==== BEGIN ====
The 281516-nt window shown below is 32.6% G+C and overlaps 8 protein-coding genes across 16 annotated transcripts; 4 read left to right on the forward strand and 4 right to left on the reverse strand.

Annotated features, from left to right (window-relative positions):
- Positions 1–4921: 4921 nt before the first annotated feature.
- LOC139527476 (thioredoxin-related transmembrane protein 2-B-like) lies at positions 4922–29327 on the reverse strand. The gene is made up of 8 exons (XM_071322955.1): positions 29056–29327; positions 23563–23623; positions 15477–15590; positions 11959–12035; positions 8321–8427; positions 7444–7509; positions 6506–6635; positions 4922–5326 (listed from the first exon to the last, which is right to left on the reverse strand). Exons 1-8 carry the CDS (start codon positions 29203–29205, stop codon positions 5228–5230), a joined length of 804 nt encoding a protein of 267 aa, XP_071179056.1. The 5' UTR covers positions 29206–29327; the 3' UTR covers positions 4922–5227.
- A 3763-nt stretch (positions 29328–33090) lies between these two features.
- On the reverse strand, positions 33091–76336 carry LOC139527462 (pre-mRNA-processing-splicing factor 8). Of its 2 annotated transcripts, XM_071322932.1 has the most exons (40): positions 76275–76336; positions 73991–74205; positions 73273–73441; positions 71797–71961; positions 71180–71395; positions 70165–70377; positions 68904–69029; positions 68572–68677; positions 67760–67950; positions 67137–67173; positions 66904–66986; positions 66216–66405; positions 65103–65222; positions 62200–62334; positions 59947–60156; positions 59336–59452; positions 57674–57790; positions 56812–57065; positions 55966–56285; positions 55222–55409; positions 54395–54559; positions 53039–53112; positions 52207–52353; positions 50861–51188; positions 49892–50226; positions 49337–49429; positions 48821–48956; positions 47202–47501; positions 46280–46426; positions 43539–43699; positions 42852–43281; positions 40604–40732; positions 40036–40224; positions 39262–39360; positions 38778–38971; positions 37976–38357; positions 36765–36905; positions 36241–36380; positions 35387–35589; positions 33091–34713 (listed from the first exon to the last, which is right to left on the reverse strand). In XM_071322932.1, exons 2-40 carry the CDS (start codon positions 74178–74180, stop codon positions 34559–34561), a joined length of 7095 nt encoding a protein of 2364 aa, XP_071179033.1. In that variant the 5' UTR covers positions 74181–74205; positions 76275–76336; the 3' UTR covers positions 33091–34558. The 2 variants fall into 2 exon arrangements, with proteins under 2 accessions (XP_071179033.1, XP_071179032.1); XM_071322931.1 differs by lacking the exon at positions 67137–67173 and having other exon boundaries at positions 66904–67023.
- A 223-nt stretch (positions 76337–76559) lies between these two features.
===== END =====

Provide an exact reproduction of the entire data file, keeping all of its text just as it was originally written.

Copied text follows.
The 281516-nt window shown below is 32.6% G+C and overlaps 8 protein-coding genes across 16 annotated transcripts; 4 read left to right on the forward strand and 4 right to left on the reverse strand.

Annotated features, from left to right (window-relative positions):
- Positions 1–4921: 4921 nt before the first annotated feature.
- LOC139527476 (thioredoxin-related transmembrane protein 2-B-like) lies at positions 4922–29327 on the reverse strand. The gene is made up of 8 exons (XM_071322955.1): positions 29056–29327; positions 23563–23623; positions 15477–15590; positions 11959–12035; positions 8321–8427; positions 7444–7509; positions 6506–6635; positions 4922–5326 (listed from the first exon to the last, which is right to left on the reverse strand). Exons 1-8 carry the CDS (start codon positions 29203–29205, stop codon positions 5228–5230), a joined length of 804 nt encoding a protein of 267 aa, XP_071179056.1. The 5' UTR covers positions 29206–29327; the 3' UTR covers positions 4922–5227.
- A 3763-nt stretch (positions 29328–33090) lies between these two features.
- On the reverse strand, positions 33091–76336 carry LOC139527462 (pre-mRNA-processing-splicing factor 8). Of its 2 annotated transcripts, XM_071322932.1 has the most exons (40): positions 76275–76336; positions 73991–74205; positions 73273–73441; positions 71797–71961; positions 71180–71395; positions 70165–70377; positions 68904–69029; positions 68572–68677; positions 67760–67950; positions 67137–67173; positions 66904–66986; positions 66216–66405; positions 65103–65222; positions 62200–62334; positions 59947–60156; positions 59336–59452; positions 57674–57790; positions 56812–57065; positions 55966–56285; positions 55222–55409; positions 54395–54559; positions 53039–53112; positions 52207–52353; positions 50861–51188; positions 49892–50226; positions 49337–49429; positions 48821–48956; positions 47202–47501; positions 46280–46426; positions 43539–43699; positions 42852–43281; positions 40604–40732; positions 40036–40224; positions 39262–39360; positions 38778–38971; positions 37976–38357; positions 36765–36905; positions 36241–36380; positions 35387–35589; positions 33091–34713 (listed from the first exon to the last, which is right to left on the reverse strand). In XM_071322932.1, exons 2-40 carry the CDS (start codon positions 74178–74180, stop codon positions 34559–34561), a joined length of 7095 nt encoding a protein of 2364 aa, XP_071179033.1. In that variant the 5' UTR covers positions 74181–74205; positions 76275–76336; the 3' UTR covers positions 33091–34558. The 2 variants fall into 2 exon arrangements, with proteins under 2 accessions (XP_071179033.1, XP_071179032.1); XM_071322931.1 differs by lacking the exon at positions 67137–67173 and having other exon boundaries at positions 66904–67023.
- A 223-nt stretch (positions 76337–76559) lies between these two features.